Tuesday, February 06, 2007

Steve Jobs: "Thoughts on Music"

Stevie J. put an interesting article up on Apple's website about his take on DRM (Digital Rights Management) and music sold through the iTunes store.

DRM music restricts where you can play your music. For example, you can't play music purchased from iTunes on a Zune and you can't play music purchased from Sony's music store on an iPod. The idea behind DRM is to prevent the piracy of music. The music labels require DRM before they'll let their music be distributed online. Senior Steve wants to get rid of it all together.

His argument is, essentially, that a small fraction of the music on people's MP3 players is actually protected by DRM. What about the other 98%? Where do people get this unprotected, easy-to-be-copied-and-distributed-on-the-internet music? From CDs. Distributed by music labels.

El Jobso is calling for the music labels to remove DRM completely and make the music you download off iTunes compatible with any MP3 player out there.

Removing DRM from iTunes-purchased music isn't going to inspire a new wave of piracy. If people are going to pirate music, they're going to pirate music. What it will do is encourage more people to use the iTunes store for legal purchases because they won't be deterred by DRM as they've previously been.

While I think Stevie J. has a solid point, I am curious to see how, or if, the labels respond. I would be shocked if they said, "Good point. You're right. Don't worry about DRM anymore." For one thing, there's too much ego involved. However, the buck-a-song model has proved effective and much more lucrative for the labels than CD sales (they make more per song downloaded off iTunes than they do per song on a CD). If there is any hope of stemming piracy I think unprotected, legal online distribution is going to be the best way to do it because you're removing one more excuse to pirate music.

Saturday, February 03, 2007

Riding the train: international envelopes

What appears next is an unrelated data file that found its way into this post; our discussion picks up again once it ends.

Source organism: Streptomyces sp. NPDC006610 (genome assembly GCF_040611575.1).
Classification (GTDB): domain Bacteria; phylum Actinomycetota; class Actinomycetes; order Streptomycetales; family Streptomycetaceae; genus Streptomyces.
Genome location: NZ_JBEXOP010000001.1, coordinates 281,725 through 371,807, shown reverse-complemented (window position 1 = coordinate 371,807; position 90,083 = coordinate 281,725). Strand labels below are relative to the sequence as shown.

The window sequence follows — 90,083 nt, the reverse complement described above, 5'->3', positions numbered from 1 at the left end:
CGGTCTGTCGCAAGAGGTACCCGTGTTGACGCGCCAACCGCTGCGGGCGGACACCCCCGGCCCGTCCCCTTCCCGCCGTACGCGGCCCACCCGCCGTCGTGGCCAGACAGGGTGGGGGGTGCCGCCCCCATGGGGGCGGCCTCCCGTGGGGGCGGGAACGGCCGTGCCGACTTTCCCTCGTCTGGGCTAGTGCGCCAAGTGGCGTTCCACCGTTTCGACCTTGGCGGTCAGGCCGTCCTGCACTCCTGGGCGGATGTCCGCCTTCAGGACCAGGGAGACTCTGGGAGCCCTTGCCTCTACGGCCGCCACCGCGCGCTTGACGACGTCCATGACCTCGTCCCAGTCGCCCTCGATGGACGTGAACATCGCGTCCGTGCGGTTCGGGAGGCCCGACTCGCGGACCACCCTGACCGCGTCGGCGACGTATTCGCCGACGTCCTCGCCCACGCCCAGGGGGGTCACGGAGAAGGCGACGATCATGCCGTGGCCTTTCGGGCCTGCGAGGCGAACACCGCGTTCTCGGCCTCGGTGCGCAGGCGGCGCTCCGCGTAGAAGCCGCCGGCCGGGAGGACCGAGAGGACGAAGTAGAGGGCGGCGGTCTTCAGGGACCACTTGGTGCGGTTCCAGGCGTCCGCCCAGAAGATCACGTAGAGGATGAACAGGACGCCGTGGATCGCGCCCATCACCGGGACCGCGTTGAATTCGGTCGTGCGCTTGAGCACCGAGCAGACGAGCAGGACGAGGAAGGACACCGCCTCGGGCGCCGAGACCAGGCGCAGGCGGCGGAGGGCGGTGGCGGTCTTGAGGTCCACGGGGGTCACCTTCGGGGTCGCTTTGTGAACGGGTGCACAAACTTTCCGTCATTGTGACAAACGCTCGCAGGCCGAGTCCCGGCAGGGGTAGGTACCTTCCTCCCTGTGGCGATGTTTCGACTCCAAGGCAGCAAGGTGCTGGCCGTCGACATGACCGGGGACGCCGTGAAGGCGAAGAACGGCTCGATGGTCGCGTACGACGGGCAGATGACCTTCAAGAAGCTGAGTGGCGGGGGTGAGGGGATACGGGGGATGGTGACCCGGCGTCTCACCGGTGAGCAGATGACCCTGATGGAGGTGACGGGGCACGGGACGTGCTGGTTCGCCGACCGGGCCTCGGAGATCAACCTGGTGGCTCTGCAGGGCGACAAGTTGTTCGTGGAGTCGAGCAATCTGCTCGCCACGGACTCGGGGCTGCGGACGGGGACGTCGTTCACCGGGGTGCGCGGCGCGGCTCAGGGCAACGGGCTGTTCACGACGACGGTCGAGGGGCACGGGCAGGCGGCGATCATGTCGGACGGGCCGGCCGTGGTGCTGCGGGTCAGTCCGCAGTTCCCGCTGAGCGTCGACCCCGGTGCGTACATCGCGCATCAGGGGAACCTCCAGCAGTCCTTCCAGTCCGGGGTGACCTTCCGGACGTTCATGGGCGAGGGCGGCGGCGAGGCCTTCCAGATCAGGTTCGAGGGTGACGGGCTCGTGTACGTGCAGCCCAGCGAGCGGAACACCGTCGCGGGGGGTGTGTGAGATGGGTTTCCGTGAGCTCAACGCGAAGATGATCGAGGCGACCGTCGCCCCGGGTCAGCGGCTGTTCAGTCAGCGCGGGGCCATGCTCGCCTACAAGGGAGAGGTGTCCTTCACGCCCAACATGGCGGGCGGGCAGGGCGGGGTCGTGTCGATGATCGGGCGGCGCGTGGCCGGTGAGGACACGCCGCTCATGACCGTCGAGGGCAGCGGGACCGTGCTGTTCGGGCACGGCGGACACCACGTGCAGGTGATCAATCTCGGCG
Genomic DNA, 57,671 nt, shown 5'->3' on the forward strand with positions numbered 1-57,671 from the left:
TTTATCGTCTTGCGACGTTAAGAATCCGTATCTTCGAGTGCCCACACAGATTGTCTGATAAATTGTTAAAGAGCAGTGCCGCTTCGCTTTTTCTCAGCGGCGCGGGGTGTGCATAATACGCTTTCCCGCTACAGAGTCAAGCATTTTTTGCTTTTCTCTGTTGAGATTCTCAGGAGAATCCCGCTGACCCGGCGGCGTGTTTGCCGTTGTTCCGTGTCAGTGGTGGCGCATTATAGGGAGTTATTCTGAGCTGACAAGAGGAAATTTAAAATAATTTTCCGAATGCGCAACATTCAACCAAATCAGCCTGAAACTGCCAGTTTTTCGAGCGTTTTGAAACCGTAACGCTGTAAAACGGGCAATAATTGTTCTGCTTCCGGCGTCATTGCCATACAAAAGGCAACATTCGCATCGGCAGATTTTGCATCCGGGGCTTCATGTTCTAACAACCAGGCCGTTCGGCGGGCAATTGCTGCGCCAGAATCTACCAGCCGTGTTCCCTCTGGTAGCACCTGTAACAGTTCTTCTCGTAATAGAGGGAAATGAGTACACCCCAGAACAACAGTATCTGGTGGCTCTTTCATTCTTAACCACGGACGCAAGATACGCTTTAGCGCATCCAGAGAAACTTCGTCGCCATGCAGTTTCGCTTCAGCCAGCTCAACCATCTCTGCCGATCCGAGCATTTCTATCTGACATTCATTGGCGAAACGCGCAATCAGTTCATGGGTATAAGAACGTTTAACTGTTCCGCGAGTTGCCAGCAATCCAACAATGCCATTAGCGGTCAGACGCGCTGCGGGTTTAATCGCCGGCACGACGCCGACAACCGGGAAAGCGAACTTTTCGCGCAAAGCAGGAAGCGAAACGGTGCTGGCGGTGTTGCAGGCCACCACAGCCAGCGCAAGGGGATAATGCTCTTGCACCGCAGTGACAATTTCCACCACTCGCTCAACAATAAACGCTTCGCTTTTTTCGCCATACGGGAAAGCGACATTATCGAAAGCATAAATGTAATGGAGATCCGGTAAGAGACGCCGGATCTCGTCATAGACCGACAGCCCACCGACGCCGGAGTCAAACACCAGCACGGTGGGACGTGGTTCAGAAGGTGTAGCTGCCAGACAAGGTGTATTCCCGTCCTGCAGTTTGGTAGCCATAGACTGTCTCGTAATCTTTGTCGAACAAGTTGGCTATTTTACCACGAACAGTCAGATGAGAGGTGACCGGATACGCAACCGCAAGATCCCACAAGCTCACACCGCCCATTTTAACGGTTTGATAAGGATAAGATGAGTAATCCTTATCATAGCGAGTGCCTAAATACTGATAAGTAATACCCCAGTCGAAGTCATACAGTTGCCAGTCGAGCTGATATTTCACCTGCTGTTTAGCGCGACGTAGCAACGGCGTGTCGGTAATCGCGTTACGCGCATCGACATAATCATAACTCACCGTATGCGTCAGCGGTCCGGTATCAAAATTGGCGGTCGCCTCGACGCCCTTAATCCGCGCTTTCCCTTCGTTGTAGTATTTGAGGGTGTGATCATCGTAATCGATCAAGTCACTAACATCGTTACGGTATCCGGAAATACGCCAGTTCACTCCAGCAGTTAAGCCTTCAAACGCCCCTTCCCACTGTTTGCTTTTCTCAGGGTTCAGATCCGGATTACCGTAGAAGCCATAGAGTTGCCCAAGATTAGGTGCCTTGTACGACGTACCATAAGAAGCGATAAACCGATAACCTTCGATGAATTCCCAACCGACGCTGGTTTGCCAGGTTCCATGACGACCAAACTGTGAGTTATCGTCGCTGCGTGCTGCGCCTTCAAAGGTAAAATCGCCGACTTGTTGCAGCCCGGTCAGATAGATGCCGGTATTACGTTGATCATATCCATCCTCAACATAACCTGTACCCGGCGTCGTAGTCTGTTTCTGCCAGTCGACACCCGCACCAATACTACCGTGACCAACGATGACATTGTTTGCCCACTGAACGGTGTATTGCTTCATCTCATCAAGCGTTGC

A young woman was sitting near me on the train. In her purse was something intriguing: international envelopes. Who did she know in another country? Family? Friends? How had they met? Was she from another country? Was she here alone? Why had she come? How did she end up on my train in Salt Lake?

It's so choicely excellent that she's a letter writer. How tempting it must be to resort to e-mail for correspondence when those you're writing are so far away.

Something about an international envelope, with its red and blue slanted stripes along the top, is perfectly romantic. The miles traveled are a testament to the importance of the words contained in the heavily stamped envelope.

The keen anticipation of receiving an letter is unparalleled, but tragically forgotten by most. There's satisfaction in carefully opening the envelope and reading and re-reading the message inside. (When was the last time you pulled up an e-mail and re-read it?) Letters are like journals and photo albums: the records of our existence which are, unfortunately, being overlooked in our fast paced lives.

Hopefully someday I'll have someone to send international letters to. And hopefully someday (sooner than later) I'll send more letters and fewer e-mails.

Four things

I just got back from watching Stranger Than Fiction again. It's an excellent movie. If you haven't seen it, go see it. It's even at the dollar theater. Now you don't have any excuses. But I digress.

During the movie four things occurred to me to write down.

The first was that if you do a lot of extra work to get ready for a vacation, go on vacation, and then come back to a pile of work you need to get caught up on...well...that's not much of a vacation. If you're doing twice the work before and after, you're working the same amount of hours you would if you hadn't taken the vacation.

I can't remember the second thought.

I wished I'd had my notebook with me so I wouldn't have forgotten my second thought. That was my third thought.

My final thought centered around a conversation I had with a friend of mine lately. Recalling the conversation made me wonder: what is my first impression? That is to say, what are people's impressions of me when they first meet me? I think I'll write more about that but it'll be in my journal.

Go see Stranger Than Fiction. And bring your notebook.

Thursday, February 01, 2007

Updates to the Quote Board

In lieu of my illness-inspired lack of writing, I'll direct you to the recently updated Quote Board (see "Sites" in the right column). Enjoy.